A. x+2=y+2 --> x=y. This will occur if and only x and y are both >= than -2 OR both <= than -2. In that case x=y. Which means that their product will always be positive or zero when x=y=0.
B. x+2=-y-2 --> x+y=-4. This will occur when either x or y is less then -2 and the other is more than -2.

When we have scenario A, xy will be nonnegative only. Hence if xy is negative we have scenario B and x+y=-4. Also note that vise-versa is not right. Meaning that we can have scenario B and xy may be positive as well as negative.

(1) xy<0 --> We have scenario B, hence x+y=-4. Sufficient.

(2) x>2 and y<2, x is not equal to y, we don't have scenario A, hence we have scenario B, hence x+y=-4. Sufficient.

Answer: D.




(1) xy<0 --> We have scenario B, hence x+y=-4. Sufficient

bunuel...

if X+Y=-4
then x=Y=-2(as derived)
but xy=4(as per condition XY<0)
should it be as X+Y=-2

Plz clear me i m confused

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New post 21 Feb 2016, 22:37
4. Are x and y both positive?
(1) 2x−2y=1
(2) x/y>1

after solving for statement 1 and 2 we are left with option C & E as A & B are NS individually

now, i get X-Y=1/2
X/Y>1 (by this statement we know that X & Y are both either Positive or Negative and x>y)
now, we put values to check whether Statement 1 is holding true for what Statement 2 implies.
Both Positive : x=4 and y=3.5 we get 1/2
Both negative : x=-4 and y=-3.5 we get -1/2 which is not correct

so, C= sufficient

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New post 23 Feb 2016, 00:25
Bunuel wrote:
9. Is n<0?
(1) -n=|-n|
(2) n^2=16

(1) -n=|-n|, means that either n is negative OR n equals to zero. We are asked whether n is negative so we can not be sure. Not sufficient.

(2) n^2=16 --> n=4 or n=-4. Not sufficient.

(1)+(2) n is negative OR n equals to zero from (1), n is 4 or -4 from (2). --> n=-4, hence it's negative, sufficient.

Answer: C.


hey bunuel
can you please clear my doubt?
in statement 1 you've written either n is negative OR n equals to zero but as per my knowledge shouldn't n be negative only because I've read it in many post that are on absolute value, here's a link: math-absolute-value-modulus-86462.html

correct me if i'm wrong!

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New post 23 Feb 2016, 00:43
nishantdoshi wrote:
Bunuel wrote:
9. Is n<0?
(1) -n=|-n|
(2) n^2=16

(1) -n=|-n|, means that either n is negative OR n equals to zero. We are asked whether n is negative so we can not be sure. Not sufficient.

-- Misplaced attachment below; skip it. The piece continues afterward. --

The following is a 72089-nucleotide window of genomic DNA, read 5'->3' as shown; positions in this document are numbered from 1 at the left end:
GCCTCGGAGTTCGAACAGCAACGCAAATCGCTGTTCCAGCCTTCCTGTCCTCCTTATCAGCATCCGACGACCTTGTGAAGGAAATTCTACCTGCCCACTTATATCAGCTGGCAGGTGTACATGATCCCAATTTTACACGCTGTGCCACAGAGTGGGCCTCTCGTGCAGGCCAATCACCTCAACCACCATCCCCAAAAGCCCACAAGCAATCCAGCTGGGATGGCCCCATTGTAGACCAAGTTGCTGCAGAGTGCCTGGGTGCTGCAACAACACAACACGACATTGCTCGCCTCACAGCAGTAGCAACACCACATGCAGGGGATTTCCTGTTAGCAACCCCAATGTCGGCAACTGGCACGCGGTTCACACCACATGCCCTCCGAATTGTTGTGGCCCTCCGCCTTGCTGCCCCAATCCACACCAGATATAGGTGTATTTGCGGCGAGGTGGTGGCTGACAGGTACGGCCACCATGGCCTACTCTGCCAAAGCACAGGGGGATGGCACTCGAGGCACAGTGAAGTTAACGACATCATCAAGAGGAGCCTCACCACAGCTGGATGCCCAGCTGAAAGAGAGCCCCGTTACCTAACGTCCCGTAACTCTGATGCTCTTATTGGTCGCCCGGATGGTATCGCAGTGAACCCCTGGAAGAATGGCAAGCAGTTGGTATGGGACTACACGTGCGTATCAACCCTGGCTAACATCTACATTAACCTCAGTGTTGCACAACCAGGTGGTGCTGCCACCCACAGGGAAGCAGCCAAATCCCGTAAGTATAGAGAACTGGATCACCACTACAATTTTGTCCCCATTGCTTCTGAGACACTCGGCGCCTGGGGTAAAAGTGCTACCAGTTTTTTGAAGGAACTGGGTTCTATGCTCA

(2) n^2=16 --> n=4 or n=-4. Not sufficient.

(1)+(2) n is negative OR n equals to zero from (1), n is 4 or -4 from (2). --> n=-4, hence it's negative, sufficient.

Answer: C.


hey bunuel
can you please clear my doubt?
in statement 1 you've written either n is negative OR n equals to zero but as per my knowledge shouldn't n be negative only because I've read it in many post that are on absolute value, here's a link: math-absolute-value-modulus-86462.html

correct me if i'm wrong!


An absolute value cannot be negative but it CAN be 0. For this particular case 0 fits:
-n=|-n| --> -0 = |-0| --> 0 = 0.
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New post 23 Feb 2016, 00:53
Bunuel wrote:
nishantdoshi wrote:
Bunuel wrote:
9. Is n<0?
(1) -n=|-n|
(2) n^2=16

(1) -n=|-n|, means that either n is negative OR n equals to zero. We are asked whether n is negative so we can not be sure. Not sufficient.

(2) n^2=16 --> n=4 or n=-4. Not sufficient.

(1)+(2) n is negative OR n equals to zero from (1), n is 4 or -4 from (2). --> n=-4, hence it's negative, sufficient.

Answer: C.


hey bunuel
can you please clear my doubt?
in statement 1 you've written either n is negative OR n equals to zero but as per my knowledge shouldn't n be negative only because I've read it in many post that are on absolute value, here's a link: math-absolute-value-modulus-86462.html

correct me if i'm wrong!


An absolute value cannot be negative but it CAN be 0. For this particular case 0 fits:
-n=|-n| --> -0 = |-0| --> 0 = 0.


thanks for the reply
my understanding about this topic is that...

if x>=0 then |x|=x
and if x<0 then |x|=-x

am i wrong?
please reply!!!

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New post 23 Feb 2016, 00:55
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nishantdoshi wrote:
Bunuel wrote:
nishantdoshi wrote:

hey bunuel
can you please clear my doubt?
in statement 1 you've written either n is negative OR n equals to zero but as per my knowledge shouldn't n be negative only because I've read it in many post that are on absolute value, here's a link: math-absolute-value-modulus-86462.html

correct me if i'm wrong!